The water and woods are mine. When I get overstimulated by this Chuck E. Cheese world of ours, I retreat to either the creek down the street or the hiking trail a few miles away. Among the gentle waves of the water or the strong oak trees in the woods, I touch ground and access a stillness that is needed to navigate difficult emotions. Even a few minutes a day provide a sense of calm that helps me to harness panic and depression when they arise.
10. Connect with other warriors.
Rarely can a person battle chronic depression on her own. She needs a tribe of fellow warriors on the frontline of sanity, remembering her that she is not alone and equipping her with insights with which to persevere.
Five years ago, I felt very discouraged by the lack of understanding and compassion associated with depression so I created two forums: Group Beyond Blue on Facebook and Project Hope & Beyond. I have been humbled by the level of intimacy formed between members of the group. There is power in shared experience. There is hope and healing in knowing we are in this together.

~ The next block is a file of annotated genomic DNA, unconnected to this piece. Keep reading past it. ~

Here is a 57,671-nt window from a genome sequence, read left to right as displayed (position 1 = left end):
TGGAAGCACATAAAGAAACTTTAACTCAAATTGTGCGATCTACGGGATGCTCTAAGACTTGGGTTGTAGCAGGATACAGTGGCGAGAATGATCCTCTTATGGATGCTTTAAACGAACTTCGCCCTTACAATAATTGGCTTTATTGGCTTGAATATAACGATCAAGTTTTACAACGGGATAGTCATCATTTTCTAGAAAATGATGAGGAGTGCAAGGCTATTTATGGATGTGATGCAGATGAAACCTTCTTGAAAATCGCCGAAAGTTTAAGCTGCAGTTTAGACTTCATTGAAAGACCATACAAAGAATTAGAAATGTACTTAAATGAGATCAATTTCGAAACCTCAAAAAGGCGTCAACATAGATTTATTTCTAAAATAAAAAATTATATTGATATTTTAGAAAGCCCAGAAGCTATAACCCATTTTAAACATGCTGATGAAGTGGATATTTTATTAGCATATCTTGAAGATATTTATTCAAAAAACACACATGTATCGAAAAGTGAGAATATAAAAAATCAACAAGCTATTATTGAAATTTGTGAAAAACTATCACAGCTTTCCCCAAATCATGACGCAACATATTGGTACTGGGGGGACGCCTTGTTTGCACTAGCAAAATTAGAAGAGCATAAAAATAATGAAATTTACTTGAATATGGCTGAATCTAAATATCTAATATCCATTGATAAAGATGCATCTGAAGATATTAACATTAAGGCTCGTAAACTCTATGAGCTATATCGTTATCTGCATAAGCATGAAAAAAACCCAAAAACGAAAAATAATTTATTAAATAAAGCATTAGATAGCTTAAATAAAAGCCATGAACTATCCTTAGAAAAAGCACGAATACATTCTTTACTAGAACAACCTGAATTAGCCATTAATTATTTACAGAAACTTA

You may think there’s nothing funny about your depression or wanting to die. After all, this is a serious, life-threatening condition. However, if you can manage to add a dose of levity to your situation, you’ll find that humor is one of the most powerful tools to fight off hopelessness. G.K. Chesterton once said, “Angels can fly because they take themselves lightly.” That’s what laughter does. It lightens the burden of suffering. That’s why nurses use comedy skits in small group sessions in inpatient psychiatric units as part of their healing efforts. Humor forces some much-needed space between you and your pain, providing you a truer perspective of your struggle.